Cook County Civil Legal Aid Chicago Volunteer Legal Services
CVLS is an organization of over 3,000 volunteer attorneys who donate free legal services to thousands of low-income Chicagoans. Our services are free, accessible and real.
With 22 legal clinics across the Chicago area, hosted evenings and weekends at community organizations and churches, where you can talk with an attorney about your legal problem, CVLS works to ensure that everyone has access to justice, not just those who can afford it.
Six-year old Faith relies on many people to keep her interests front and center. Among these are a mother who cares about her, and Jalinea, the devoted guardian who has been responsible for her for most of her life. Faith also has the help of volunteer guardian ad litem Rose Gallagher, who works hard to ensure that Faith's needs are met during her childhood and beyond.
When Vernice was threatened with foreclosure, volunteer Travis Moore slogged through 15 years of mortgage records from three different banks. To his surprise, he discovered that the foreclosing lender had, in error, increased her principal loan balance in a prior modification. He called the error to the lender's attention. No one cared. So Travis filed a counterclaim under the Consumer Fraud and Deceptive Practices Act. The lander cared about that-and forgave 80% of her principal debt. Now Vernice has a fair loan that she can afford.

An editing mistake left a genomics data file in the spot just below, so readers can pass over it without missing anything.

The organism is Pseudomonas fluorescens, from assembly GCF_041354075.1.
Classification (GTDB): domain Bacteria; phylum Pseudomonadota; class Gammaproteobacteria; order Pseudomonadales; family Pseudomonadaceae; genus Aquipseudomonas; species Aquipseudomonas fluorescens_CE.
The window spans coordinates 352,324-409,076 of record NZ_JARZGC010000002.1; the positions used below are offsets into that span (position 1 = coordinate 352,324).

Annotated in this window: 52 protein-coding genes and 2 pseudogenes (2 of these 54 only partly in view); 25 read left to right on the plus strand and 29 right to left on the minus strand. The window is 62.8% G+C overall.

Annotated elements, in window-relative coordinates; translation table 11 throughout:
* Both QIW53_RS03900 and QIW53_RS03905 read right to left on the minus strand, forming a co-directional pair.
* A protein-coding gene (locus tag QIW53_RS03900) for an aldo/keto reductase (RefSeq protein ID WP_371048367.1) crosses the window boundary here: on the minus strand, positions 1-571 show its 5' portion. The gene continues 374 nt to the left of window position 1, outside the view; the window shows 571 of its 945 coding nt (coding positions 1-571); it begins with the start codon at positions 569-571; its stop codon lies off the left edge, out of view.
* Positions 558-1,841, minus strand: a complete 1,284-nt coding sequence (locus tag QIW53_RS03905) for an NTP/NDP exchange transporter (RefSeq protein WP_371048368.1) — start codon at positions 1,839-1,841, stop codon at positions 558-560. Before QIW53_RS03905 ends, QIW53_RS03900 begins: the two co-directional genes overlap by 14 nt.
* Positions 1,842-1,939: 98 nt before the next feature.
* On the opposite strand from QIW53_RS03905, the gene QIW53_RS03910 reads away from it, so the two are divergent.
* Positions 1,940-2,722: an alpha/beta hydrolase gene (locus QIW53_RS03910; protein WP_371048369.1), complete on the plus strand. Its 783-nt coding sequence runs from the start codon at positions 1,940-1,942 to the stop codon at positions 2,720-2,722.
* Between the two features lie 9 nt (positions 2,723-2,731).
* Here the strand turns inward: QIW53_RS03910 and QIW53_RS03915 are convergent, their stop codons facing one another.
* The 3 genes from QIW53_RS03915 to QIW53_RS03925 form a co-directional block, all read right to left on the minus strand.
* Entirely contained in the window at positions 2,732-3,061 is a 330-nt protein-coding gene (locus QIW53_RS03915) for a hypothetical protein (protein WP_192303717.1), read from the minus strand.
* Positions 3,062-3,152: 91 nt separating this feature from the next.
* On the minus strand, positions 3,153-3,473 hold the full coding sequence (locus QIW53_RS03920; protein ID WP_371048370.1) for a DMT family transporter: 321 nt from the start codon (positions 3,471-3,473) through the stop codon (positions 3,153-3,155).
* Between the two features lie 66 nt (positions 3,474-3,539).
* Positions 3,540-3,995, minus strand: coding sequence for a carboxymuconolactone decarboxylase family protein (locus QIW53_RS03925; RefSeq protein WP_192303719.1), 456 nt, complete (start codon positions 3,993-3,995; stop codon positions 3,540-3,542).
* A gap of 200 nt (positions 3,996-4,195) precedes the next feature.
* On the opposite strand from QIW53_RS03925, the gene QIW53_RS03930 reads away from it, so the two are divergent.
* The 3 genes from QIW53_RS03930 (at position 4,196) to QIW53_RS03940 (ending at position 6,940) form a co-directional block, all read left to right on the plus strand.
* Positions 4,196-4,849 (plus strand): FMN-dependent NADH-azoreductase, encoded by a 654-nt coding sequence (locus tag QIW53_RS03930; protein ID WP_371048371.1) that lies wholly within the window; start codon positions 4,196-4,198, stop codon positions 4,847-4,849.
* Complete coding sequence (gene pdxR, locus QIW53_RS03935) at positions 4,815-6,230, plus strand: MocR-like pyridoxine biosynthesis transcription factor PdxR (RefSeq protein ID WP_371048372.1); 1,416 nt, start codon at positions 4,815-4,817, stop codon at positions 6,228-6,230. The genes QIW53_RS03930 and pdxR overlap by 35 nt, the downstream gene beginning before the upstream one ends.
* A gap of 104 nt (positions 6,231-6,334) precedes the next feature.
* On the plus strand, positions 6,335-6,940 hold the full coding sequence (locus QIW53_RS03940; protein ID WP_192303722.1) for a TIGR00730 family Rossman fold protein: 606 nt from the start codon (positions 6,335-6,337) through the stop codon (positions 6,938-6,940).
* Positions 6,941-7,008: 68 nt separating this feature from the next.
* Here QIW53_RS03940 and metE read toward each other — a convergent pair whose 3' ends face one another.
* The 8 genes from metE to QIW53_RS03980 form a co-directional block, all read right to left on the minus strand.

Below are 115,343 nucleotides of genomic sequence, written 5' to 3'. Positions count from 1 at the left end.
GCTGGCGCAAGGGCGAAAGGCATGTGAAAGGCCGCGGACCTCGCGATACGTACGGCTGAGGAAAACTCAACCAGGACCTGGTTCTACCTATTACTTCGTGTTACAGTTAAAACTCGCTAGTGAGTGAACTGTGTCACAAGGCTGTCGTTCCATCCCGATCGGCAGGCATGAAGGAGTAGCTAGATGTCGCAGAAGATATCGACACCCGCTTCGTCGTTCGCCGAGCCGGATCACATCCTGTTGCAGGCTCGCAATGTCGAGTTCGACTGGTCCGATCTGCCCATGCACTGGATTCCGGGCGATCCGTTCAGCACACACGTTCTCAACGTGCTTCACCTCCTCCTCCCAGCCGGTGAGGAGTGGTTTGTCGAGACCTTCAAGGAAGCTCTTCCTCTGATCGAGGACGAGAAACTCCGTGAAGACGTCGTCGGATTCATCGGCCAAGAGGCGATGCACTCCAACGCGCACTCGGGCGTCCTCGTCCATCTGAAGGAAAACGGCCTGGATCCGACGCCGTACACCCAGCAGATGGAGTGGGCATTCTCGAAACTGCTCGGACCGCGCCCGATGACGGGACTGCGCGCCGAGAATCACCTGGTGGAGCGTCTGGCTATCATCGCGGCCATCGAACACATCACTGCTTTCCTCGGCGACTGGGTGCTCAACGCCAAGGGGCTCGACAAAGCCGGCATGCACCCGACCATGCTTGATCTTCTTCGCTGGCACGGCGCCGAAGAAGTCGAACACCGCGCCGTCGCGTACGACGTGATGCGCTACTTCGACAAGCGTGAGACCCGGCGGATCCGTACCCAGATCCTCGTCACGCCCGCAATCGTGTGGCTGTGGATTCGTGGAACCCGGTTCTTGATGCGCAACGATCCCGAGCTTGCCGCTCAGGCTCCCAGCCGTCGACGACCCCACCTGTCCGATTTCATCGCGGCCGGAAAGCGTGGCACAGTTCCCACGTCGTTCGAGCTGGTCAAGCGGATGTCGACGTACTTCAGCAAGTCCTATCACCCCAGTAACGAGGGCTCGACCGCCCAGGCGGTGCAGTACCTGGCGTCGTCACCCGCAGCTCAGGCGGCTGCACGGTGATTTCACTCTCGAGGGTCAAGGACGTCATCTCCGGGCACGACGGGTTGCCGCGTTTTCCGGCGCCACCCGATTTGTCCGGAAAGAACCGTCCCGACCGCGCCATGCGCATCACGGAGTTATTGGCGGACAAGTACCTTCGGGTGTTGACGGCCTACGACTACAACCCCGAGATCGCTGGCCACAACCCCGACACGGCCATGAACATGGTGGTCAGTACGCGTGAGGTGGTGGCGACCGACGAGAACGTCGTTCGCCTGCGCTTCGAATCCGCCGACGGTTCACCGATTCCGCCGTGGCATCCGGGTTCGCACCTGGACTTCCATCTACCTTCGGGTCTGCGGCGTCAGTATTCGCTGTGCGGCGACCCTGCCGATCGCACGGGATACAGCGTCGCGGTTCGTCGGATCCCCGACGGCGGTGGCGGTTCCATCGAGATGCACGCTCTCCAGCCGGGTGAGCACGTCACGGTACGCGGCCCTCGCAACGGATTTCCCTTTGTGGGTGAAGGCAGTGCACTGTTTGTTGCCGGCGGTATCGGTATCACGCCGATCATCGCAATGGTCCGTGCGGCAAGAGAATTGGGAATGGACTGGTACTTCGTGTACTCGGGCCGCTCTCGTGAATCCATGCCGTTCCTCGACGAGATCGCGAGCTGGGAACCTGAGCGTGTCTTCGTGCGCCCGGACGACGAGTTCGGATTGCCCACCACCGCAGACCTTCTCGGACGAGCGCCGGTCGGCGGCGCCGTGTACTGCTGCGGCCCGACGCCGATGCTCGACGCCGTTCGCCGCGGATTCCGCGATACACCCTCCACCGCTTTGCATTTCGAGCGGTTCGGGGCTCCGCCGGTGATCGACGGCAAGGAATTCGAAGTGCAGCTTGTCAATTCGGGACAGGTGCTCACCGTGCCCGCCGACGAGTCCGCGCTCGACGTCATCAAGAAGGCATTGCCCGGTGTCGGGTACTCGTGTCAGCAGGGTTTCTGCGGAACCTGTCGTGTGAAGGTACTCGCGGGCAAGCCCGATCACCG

When Juan and his family moved out of their apartment, their landlord of six years refused to return their security deposit. After waiting several months, Juan Sued.
But his landlord hired an attorney who countersued. Without his own attorney, Juan didn't stand a chance. Then Juan went to a CVLS neighborhood clinic and got his own attorney. Heidi Schmid took the case to trial and won.
Juan got a check for the entire security deposit plus interest.
Olukayode and his family were losing their home to foreclosure. Their lender ignored their repeated inquiries and kept losing their financial documents.
Kathleen Robson knew her clients were eligible for a federal HAMP loan modification. Refusing to be ignored, she researched federal programs, resubmitted documents, argued and got the lender to pay attention. Kathleen did it all and got her clients the loan modification that kept them in their home.
Taylor was a bright student near the top of her high school class, until she got sick with a debilitating illness that caused her to miss school. Although her mother worked with the school to obtain special accommodations, her teachers ignored them, penalizing Taylor for the absences which caused her grades to decline. Her mother turned to CVLS for help. Thanks to volunteer Carolynne Paulsen's advocacy, school officials agreed to cooperate and assigned Taylor and administrative liaison. As a result, she graduated on time and is enjoying her freshman year at an out-of-state college.
Kalveena's older sister tried to care for the 15-year old because their parents could not, but she simply couldn't do it alone.
When she petitioned for guardianship, the court appointed CVLS as Kalveena's Guardian Ad Litem. GAL Katherine Walton thought that a Chicago residential program could be the perfect place for Kalveena, so Katie, working with program staff, helped her young client navigate a multi-step admission process.
Now, thanks to a caring attorney, Kalveena is safe and happy.
Although Barbera always paid her car insurance premiums on time, when her car was stolen and she filed a claim, the insurance company denied it.
Adam Tondryk, Barbara's CVLS attorney tried to settle, but when the insurer refused to budge, he said, "Fine. We'll file a lawsuit." The insurer's attorneys asked for a little more time. Barbera's attorney agreed. As that deadline loomed, he made it clear he was going ahead with the lawsuit.
Two days later, the insurance company paid in full.